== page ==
New App to Help Predict Manic/Depressive Bipolar Episodes
A team of researchers at the University of Illinois at Chicago in collaboration with the University of Michigan and Sage Bionetworks recently won the Mood Challenge for ResearchKit, for developing an app that will help predict when individuals with bipolar disorder are likely to experience either a depressive or manic episode.1 BiAffect, unobtrusively analyzes mobile device usage, such as keystroke speed, to predict manic and depressive episodes.
The BiAffect Project
The end goal of the BiAffect project is to serve as a sort of “fitness-tracker” for the brain. The finished product may be useful for all sorts of neurocognitive evaluation and monitoring, including Parkinson’s and Alzheimer’s Disease. It may also offer a resource for evaluating the efficacy of mental health treatments. The team was awarded a $200,000 grand prize, which will help further develop the app, in order to bring it to market soon.
How it Works
“During a manic episode, people with bipolar disorder exhibit some common behaviors, such as talking really, really fast, with diminished self-control and flight of ideas,” Leow, the team’s lead researcher explains. “It is thus natural that they also exhibit similar abnormalities in non-verbal communications that are typed on their phones.” Since spell-check requires a texter to pause and evaluate the error before continuing, or simply typing over the autocorrected word, it becomes easy to see differing trends in text generation. For instance, during a manic episode it is more likely to see a trend of disregarding spell-check suggestions, while during a depressive episode, texts may be short and sparse, compared to a general baseline.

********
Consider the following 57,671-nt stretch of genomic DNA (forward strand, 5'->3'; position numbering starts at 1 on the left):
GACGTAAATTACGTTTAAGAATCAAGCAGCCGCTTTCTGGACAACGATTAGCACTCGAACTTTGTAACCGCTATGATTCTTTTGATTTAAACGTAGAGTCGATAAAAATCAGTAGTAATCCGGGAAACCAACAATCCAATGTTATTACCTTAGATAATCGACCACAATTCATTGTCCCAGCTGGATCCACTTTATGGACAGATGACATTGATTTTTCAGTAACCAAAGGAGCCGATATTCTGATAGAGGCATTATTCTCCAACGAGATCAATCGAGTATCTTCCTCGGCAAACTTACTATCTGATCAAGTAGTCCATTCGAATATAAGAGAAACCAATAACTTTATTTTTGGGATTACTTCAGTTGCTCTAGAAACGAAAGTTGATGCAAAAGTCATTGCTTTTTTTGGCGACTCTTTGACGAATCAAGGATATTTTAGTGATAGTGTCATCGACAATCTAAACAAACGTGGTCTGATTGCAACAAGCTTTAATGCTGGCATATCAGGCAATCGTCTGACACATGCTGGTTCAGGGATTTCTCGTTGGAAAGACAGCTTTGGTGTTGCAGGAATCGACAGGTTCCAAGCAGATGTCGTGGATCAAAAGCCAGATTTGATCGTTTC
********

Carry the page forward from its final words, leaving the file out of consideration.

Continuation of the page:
Using a smartphone interface which unobtrusively monitors phone use in this way, may turn out to be a very cost effective way to help prevent relapses in bipolar individuals.
Node Smith, associate editor for NDNR, is a fifth year naturopathic medical student at NUNM, where he has been instrumental in maintaining a firm connection to the philosophy and heritage of naturopathic medicine amongst the next generation of docs. He helped found the first multi-generational experiential retreat, which brings elders, alumni, and students together for a weekend campout where naturopathic medicine and medical philosophy are experienced in nature. Three years ago he helped found the non-profit, Association for Naturopathic ReVitalization (ANR), for which he serves as the board chairman. ANR has a mission to inspire health practitioners to embody the naturopathic principles through experiential education. Node also has a firm belief that the next era of naturopathic medicine will see a resurgence of in-patient facilities which use fasting, earthing, hydrotherapy and homeopathy to bring people back from chronic diseases of modern living; he is involved in numerous conversations and projects to bring about this vision.